Sept. 11 first responder will lead St. Patrick’s Day parade


Glen Cove’s St. Patrick’s Day parade will mark its 35th anniversary with Bayville resident and 9/11 first responder Ryan Doherty leading the way as the historic parade’s grand marshal.

 Doherty, who will help celebrate the heritage and rich culture of the Irish, was an easy choice for the honor by this year’s parade committee. 

Typically, choosing a grand marshal takes time. The parade committee usually has a few choices, but this year, organizers knew instantly who they wanted to represent their community. 

“When someone suggests the likes of Ryan, we know we are not going any further,” said Andy Stafford, the parade’s treasurer.

Doherty was born in Smithtown in 1974, and his upbringing was deeply influenced by his Irish immigrant parents, William and Teresa Doherty. His father is one of the parade’s founders and a former grand marshal. 

Doherty’s involvement in the Irish community is plentiful as an avid bagpiper for the 

Pipes and Drums of the Police Emerald Society of Westchester County, and the Metropolitan Transportation Authority Police Department Ceremonial Unit Pipes and Drums. He is also a member of the Ancient Order of Hibernians, the Fraternal Order of Police, the Knights of Columbus, the Elks Club, the NYPD Holy Name Society, and the Brotherhood of the Fallen, NYC Chapter.  

Doherty is known among his friends as a history buff, a craft beer enthusiast, a Notre Dame football fan, a New York Islanders hockey fan, and a Gaelic Athletic Association supporter. He holds dual citizenship for both the United States and Ireland, where he celebrated his first birthday.

A 1992 Locust Valley High School graduate, he received a bachelor’s of science degree in Aviation Administration from SUNY Farmingdale in 1996. He worked for Aer Lingus Irish Airlines and later, became as a U.S. Customs Inspector at JFK International Airport.

Doherty shifted his career and attended the New York Police Department Police Academy where he was awarded the Chief of Police Award for highest academic average for the class of 1999. That July, Doherty became a police officer for the MTA Police Department.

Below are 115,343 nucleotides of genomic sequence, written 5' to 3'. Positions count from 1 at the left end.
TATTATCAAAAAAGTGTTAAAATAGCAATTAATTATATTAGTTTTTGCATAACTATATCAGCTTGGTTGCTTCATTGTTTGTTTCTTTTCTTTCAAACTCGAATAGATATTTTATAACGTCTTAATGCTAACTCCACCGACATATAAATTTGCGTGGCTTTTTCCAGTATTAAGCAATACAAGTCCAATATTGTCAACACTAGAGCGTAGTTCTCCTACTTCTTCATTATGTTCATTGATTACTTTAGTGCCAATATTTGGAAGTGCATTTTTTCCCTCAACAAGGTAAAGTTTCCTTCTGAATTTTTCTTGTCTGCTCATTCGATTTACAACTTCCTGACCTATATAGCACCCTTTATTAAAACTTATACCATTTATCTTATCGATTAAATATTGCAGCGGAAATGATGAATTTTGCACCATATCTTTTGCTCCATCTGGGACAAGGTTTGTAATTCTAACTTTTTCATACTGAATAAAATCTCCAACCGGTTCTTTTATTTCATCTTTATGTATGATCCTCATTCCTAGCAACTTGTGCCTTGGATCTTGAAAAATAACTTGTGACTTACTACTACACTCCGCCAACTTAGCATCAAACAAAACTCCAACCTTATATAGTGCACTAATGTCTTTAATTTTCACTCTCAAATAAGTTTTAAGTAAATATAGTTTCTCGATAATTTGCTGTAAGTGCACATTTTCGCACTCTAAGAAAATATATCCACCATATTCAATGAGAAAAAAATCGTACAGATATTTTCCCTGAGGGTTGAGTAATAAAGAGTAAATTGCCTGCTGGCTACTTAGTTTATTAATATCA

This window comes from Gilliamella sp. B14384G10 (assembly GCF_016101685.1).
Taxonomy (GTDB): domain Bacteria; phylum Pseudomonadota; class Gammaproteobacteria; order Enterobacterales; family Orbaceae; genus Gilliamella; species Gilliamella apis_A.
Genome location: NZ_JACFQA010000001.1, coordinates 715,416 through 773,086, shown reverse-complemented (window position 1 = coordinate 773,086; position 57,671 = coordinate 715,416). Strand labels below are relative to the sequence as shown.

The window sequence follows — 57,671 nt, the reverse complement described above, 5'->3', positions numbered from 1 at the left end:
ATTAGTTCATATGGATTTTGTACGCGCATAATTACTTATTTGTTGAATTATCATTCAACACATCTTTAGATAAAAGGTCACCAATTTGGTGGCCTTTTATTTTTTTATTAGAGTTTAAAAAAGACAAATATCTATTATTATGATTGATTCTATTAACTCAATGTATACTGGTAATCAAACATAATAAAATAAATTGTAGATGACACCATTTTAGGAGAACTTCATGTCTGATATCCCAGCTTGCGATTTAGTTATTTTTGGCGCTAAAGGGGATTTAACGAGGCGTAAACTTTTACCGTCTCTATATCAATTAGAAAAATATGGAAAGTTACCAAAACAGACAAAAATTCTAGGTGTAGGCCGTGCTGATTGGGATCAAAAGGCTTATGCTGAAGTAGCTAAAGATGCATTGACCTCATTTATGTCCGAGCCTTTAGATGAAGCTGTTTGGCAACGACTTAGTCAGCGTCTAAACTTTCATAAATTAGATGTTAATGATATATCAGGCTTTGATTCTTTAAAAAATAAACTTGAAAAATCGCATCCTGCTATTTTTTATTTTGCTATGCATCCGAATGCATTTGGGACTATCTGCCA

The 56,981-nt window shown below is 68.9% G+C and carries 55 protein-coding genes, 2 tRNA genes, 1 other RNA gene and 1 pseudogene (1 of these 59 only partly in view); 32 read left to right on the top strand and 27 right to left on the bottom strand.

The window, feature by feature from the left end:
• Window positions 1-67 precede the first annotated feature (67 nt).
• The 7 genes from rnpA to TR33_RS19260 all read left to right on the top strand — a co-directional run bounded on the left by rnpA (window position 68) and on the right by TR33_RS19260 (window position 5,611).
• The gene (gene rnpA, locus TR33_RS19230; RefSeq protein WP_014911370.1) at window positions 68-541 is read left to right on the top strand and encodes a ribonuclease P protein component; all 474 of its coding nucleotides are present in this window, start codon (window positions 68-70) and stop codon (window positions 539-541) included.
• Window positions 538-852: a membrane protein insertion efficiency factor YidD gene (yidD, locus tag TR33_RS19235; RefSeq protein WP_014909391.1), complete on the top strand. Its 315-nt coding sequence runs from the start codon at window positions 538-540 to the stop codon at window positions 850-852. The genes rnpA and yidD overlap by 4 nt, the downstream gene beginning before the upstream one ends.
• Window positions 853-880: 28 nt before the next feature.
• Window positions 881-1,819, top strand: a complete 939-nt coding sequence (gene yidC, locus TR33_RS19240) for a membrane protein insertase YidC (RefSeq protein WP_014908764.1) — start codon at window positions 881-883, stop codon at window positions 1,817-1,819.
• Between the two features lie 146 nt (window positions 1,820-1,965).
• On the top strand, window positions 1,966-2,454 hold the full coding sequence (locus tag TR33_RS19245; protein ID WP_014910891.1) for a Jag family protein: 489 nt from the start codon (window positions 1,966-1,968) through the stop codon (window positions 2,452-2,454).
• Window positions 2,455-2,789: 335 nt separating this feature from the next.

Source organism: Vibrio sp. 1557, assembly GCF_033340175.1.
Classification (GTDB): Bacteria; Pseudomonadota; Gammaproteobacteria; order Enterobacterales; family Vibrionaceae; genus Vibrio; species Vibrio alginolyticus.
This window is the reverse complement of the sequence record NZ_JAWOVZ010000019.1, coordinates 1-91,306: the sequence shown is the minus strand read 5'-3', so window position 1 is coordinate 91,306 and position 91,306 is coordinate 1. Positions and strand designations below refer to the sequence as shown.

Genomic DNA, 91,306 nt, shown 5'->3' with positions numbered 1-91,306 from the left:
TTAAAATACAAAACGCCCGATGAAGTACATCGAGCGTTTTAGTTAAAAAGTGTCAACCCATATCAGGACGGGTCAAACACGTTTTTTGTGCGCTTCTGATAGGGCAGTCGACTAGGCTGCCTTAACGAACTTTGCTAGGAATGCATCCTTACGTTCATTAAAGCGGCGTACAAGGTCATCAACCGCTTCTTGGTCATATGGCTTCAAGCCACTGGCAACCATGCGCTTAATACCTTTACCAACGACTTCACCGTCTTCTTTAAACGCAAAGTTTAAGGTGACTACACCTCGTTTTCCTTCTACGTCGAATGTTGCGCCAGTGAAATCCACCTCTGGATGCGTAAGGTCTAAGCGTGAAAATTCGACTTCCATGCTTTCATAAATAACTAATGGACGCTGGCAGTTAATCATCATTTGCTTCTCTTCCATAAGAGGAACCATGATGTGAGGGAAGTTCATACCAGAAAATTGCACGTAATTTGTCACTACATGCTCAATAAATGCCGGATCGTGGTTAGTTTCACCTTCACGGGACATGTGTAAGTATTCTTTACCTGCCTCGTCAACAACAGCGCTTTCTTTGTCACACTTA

One of the most impactful moments in his career came as a result of the Sept. 11, 2001 terrorist attacks in Manhattan. At 26-years-old, Doherty was tasked with providing security and safety, while also helping pull victims from the rubble of the collapsed World Trade Center towers. He said the most physically challenging moments for him were the days in the aftermath of the attacks. 

“You couldn’t even see in front of your face,” he said. “It was like walking on the surface of the moon.” 

Doherty was recently diagnosed with respiratory ailments and other certified illnesses as a result of spending over 1,000 hours at Ground Zero during the rescue and recovery operations. 

He hopes that his involvement in the parade will help create awareness that there are many who are still suffering mentally and physically in the aftermath of the terrorist attacks. 

In April 2003, Ryan was promoted to the rank of sergeant and is currently assigned to the Operations Unit Emergency Operation Center in Long Island City. The Irish Echo Law-and-Order Leader also honored Doherty in 2011. Last year, he received a distinguished service award from the Nassau County Municipal Police Chiefs Association.

In addition to his role as the grand marshal, Doherty is partially responsible for acquiring funds for local corporate sponsorships to run the parade. Any profits from the parade go to the charity of choice, which Doherty has selected as the Winters Center for Autism, in honor of his cousin, Joseph Winter, who died from complications from Covid-19 at 54 years old. 

The Long Island-based nonprofit organization helps support adults with autism through job creation, training and placement, while helping businesses employ people with autism. 

“There’s a job for everybody, we just got to find the right spot for the right person,” Doherty said. 

Doherty and his cousin had a strong bond growing up. The Winters family was instrumental in helping Doherty’s parents immigrate to New York and get their start in Glen Cove.